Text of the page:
I have updated all the electronics. There was always a risk that something wouldn’t be suitable or that there would be some incompatibility and interference between sub-systems. As of 18 August 2014 I would say that this risk has been greatly reduced. I now have most things working.
As of 18 August 2014 I have the following:
Dongle – I have had a dongle PCB manufactured that is exactly the same as the reference design from Nordic. It did work but as discussed below I had some problems programming it. I am currently using the development dongle on the development kit.
Left Combi – I have a working circuit board. I have an old plastic housing which should be okay. I haven’t yet integrated the keyboard. I made a mistake in specifying the membrane and so the tail is incorrect and is too short. I might use it but it will mean that I can’t use the real housing. I might have to order a new membrane but I am waiting to see if there are any other problems on the left membrane and possibly problems on the right Combi membrane – I order them together.
Right Combi – I have an old plastic housing (as discussed below I have to make a new one). I have a populated circuit board that likely has no problems (this is a big achievement). I have adapted the reference mouse/keyboard software solution from Nordic and for now everything seems to be okay. The keyboard brake still needs to be tested and I still need to add the keyboard. The mouse works well.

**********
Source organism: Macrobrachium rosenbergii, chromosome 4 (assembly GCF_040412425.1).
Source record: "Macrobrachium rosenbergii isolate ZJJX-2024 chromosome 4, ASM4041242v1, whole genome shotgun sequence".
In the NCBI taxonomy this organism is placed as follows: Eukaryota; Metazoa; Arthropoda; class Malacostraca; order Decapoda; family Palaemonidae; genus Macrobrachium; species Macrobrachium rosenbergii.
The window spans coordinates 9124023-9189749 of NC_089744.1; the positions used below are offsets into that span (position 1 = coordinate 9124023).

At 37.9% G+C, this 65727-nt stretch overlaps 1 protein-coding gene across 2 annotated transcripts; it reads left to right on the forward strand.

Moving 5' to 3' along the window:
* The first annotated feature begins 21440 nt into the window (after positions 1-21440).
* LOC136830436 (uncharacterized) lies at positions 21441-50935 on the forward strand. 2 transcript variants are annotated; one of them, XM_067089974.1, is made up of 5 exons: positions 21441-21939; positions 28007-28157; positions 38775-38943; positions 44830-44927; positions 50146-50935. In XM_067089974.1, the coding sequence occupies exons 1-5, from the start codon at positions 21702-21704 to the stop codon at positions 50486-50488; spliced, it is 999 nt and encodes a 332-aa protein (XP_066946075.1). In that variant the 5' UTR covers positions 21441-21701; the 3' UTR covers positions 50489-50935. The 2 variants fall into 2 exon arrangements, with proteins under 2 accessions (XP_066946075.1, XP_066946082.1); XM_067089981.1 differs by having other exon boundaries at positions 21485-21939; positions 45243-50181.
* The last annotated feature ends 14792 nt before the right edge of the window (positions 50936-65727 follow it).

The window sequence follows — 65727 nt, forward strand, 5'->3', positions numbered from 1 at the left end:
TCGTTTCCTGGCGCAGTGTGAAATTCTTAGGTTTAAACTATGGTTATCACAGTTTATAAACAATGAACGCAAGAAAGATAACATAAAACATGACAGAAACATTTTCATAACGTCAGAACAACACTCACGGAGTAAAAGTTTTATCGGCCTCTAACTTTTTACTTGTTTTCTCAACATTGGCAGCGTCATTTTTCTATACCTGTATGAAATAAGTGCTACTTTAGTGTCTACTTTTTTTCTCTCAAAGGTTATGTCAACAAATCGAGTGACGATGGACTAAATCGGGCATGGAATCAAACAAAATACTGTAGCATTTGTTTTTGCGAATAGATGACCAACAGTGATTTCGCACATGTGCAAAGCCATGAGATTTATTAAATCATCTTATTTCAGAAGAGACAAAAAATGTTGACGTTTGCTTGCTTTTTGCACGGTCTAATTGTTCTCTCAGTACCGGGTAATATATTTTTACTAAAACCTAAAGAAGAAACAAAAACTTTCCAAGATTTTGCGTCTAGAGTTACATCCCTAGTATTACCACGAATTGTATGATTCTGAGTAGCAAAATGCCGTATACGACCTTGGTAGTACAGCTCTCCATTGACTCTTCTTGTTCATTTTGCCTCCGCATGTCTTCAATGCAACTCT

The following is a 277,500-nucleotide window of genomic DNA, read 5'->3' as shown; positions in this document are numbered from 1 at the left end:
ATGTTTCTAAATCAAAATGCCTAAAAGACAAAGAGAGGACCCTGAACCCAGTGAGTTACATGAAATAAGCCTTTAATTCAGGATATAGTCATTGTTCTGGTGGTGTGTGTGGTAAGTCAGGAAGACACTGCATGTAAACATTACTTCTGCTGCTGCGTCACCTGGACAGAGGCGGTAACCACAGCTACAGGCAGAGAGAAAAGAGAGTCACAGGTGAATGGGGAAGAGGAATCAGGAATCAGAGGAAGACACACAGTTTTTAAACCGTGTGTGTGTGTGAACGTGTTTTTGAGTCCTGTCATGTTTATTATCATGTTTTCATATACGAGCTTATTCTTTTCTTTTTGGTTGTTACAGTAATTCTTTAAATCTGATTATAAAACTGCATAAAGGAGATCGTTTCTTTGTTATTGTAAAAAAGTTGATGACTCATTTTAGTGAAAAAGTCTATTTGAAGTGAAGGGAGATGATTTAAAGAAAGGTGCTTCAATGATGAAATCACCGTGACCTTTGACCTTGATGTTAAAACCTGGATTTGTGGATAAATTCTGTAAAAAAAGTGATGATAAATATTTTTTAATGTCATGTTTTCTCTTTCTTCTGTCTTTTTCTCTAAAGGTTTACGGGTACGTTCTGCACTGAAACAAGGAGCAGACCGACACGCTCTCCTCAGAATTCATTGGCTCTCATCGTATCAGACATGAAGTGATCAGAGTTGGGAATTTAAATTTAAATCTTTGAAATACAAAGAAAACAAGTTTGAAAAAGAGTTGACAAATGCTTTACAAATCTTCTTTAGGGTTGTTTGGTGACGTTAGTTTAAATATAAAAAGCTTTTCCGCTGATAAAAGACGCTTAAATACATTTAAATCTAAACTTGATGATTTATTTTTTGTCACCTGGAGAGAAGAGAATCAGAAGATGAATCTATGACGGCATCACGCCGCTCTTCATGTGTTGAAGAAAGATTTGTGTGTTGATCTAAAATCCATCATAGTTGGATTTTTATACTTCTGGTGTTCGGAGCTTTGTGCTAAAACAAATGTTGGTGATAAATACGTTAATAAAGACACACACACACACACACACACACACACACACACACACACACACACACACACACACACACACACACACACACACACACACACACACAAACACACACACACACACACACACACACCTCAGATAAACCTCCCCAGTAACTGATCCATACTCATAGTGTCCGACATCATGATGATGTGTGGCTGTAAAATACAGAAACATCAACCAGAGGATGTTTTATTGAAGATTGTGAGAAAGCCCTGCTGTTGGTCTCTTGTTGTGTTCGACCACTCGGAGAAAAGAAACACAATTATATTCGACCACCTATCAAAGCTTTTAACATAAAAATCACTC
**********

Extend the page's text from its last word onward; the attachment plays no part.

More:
At the moment the proximity sensor on the right Combi takes about 17 seconds to calibrate when it is first powered up – ie. when a new battery is inserted. I spent some time trying to resolve this and I will probably need to contact the supplier to ask for assistance. It is a nuisance during development because I have to wait. It isn’t really an issue for production Combimouse because it only happens when one changes the battery.
The proximity sensor on the Right Combi at the moment has a relatively slow response time. I haven’t measured it but it probably is something like 100 to 200ms from when the right Combi is gripped to when the mouse starts working. I need to look into that and hopefully I can improve it. I do have some ideas.
There are also at least three other risks
1. I haven’t yet implemented the keyboards. I have found a keyboard manufacturer. This has been difficult. Their keyboard design has some limitations which I need to assess. They have sent me sample keyboards and they have made custom membranes to my specification. I have typed on the sample keyboard and my initial feeling is that they are not very comfortable – they require a high activation force and have an uncomfortably hard end to the key press travel. Soon I will work on the keyboard. The keyboard design from the supplier is suitable for the Combimouse because it can be integrated to give a lightweight solution. I will be using some of their components and will need to work out how to integrate it – there is some uncertainty here but I’m sure I will find a good solution.
2. I have the electronics and software mostly under control. I am now working on the right plastic housing. I will then add the keyboard. I have simulated key presses by shorting out tracks. I expect the the keyboard will interface well with the electronics but there is always a risk.
3. I am using the solution from Nordic. I have adapted their reference solution which is a separate mouse and keyboard. I have obviously had to adapt their solution and combine the keyboard and mouse solution for the Right Combi. For now I have got the basics working and it seems to be okay. Hopefully there will be no problems when I am typing at full speed with both the Left and Right Combis working simultaneously which is not what the reference solution is designed to do. At this stage I don’t know but my gut feeling is that it will be okay.